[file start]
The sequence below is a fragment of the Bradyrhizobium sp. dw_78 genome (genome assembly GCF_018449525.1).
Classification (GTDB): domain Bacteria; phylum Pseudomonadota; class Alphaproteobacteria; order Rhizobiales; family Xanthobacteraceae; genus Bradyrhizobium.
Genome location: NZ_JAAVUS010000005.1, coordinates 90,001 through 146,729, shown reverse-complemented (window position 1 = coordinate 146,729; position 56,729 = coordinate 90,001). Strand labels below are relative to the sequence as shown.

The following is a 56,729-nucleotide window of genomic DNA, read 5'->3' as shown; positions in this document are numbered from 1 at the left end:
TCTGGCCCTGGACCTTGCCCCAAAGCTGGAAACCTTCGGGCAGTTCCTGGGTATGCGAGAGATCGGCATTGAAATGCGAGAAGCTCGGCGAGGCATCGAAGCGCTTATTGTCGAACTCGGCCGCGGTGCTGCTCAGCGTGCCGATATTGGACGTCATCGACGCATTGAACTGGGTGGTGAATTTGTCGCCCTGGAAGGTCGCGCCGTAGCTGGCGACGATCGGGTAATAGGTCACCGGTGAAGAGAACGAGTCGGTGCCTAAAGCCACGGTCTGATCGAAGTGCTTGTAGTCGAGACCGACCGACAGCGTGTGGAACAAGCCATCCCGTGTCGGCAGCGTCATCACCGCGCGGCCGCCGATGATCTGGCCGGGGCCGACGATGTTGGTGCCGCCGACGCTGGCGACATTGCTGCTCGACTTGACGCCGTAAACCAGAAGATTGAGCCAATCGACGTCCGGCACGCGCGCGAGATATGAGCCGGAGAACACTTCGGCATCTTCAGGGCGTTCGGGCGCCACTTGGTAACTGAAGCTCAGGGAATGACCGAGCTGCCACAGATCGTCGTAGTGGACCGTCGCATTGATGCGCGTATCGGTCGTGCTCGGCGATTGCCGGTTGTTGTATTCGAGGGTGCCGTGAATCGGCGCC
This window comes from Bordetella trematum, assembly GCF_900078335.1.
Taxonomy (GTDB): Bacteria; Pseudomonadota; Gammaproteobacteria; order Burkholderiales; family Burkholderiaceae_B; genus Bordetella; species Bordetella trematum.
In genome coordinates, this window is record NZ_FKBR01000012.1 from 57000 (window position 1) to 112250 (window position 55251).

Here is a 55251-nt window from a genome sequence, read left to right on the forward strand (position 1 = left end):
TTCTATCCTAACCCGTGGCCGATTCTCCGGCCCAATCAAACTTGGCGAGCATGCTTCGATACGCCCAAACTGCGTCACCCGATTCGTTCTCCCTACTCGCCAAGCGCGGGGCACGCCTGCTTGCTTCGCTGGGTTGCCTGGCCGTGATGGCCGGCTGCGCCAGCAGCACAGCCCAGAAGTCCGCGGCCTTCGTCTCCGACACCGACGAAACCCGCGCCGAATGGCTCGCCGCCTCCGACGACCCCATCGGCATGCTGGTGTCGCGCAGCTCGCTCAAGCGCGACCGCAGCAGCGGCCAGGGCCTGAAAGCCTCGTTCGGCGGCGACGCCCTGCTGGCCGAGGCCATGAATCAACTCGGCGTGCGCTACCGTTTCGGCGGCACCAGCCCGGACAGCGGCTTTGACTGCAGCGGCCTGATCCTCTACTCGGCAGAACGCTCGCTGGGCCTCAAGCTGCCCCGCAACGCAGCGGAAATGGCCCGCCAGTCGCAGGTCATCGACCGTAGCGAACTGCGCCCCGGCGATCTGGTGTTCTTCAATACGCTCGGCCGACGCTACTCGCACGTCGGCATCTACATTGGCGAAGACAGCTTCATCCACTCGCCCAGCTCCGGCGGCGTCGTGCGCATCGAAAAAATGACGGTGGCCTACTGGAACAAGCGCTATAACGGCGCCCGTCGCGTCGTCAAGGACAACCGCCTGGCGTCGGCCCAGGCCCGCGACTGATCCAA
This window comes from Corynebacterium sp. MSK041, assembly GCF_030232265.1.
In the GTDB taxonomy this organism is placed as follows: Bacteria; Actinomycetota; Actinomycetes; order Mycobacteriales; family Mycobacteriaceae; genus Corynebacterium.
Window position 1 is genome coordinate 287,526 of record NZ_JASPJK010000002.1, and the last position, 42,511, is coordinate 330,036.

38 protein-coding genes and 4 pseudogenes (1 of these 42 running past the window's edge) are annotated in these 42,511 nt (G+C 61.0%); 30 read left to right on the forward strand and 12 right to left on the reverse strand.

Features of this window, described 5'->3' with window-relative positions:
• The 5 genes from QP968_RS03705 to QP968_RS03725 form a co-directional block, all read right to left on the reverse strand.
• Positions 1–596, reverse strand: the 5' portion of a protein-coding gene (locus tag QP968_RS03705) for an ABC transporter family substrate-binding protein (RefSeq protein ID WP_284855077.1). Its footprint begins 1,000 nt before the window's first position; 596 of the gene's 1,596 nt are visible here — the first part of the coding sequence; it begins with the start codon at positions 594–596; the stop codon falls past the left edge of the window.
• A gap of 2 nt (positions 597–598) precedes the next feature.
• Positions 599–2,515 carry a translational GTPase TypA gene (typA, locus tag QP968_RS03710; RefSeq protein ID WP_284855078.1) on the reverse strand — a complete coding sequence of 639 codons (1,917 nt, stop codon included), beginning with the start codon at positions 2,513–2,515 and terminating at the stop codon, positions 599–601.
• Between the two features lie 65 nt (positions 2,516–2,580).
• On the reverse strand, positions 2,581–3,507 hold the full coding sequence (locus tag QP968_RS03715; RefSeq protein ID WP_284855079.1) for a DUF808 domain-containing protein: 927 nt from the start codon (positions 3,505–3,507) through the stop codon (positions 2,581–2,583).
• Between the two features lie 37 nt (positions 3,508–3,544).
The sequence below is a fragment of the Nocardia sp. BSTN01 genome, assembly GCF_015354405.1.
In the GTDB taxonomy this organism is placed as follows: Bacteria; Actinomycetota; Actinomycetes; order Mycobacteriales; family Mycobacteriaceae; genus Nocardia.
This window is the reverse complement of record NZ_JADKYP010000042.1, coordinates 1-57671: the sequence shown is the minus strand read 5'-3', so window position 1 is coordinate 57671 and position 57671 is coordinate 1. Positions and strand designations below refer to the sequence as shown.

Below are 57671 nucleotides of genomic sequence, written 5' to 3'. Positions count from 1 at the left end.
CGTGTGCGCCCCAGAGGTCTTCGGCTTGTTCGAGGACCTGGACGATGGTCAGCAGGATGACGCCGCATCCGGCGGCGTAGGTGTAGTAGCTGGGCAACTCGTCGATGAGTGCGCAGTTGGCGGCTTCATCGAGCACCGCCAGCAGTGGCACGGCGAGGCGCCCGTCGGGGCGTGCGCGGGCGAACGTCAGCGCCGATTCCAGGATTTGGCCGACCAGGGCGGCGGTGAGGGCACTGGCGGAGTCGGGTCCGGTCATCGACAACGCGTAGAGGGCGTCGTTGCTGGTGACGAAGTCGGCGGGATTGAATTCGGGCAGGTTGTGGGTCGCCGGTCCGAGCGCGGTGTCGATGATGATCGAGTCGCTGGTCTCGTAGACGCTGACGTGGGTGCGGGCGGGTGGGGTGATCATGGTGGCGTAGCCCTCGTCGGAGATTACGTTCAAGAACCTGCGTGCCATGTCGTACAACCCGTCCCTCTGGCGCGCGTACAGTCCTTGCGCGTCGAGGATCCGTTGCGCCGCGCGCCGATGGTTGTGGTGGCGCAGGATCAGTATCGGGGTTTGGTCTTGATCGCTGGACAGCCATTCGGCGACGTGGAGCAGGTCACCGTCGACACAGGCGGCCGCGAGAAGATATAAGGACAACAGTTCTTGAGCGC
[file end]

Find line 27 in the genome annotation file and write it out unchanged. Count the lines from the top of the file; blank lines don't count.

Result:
CGTGTGCGCCCCAGAGGTCTTCGGCTTGTTCGAGGACCTGGACGATGGTCAGCAGGATGACGCCGCATCCGGCGGCGTAGGTGTAGTAGCTGGGCAACTCGTCGATGAGTGCGCAGTTGGCGGCTTCATCGAGCACCGCCAGCAGTGGCACGGCGAGGCGCCCGTCGGGGCGTGCGCGGGCGAACGTCAGCGCCGATTCCAGGATTTGGCCGACCAGGGCGGCGGTGAGGGCACTGGCGGAGTCGGGTCCGGTCATCGACAACGCGTAGAGGGCGTCGTTGCTGGTGACGAAGTCGGCGGGATTGAATTCGGGCAGGTTGTGGGTCGCCGGTCCGAGCGCGGTGTCGATGATGATCGAGTCGCTGGTCTCGTAGACGCTGACGTGGGTGCGGGCGGGTGGGGTGATCATGGTGGCGTAGCCCTCGTCGGAGATTACGTTCAAGAACCTGCGTGCCATGTCGTACAACCCGTCCCTCTGGCGCGCGTACAGTCCTTGCGCGTCGAGGATCCGTTGCGCCGCGCGCCGATGGTTGTGGTGGCGCAGGATCAGTATCGGGGTTTGGTCTTGATCGCTGGACAGCCATTCGGCGACGTGGAGCAGGTCACCGTCGACACAGGCGGCCGCGAGAAGATATAAGGACAACAGTTCTTGAGCGC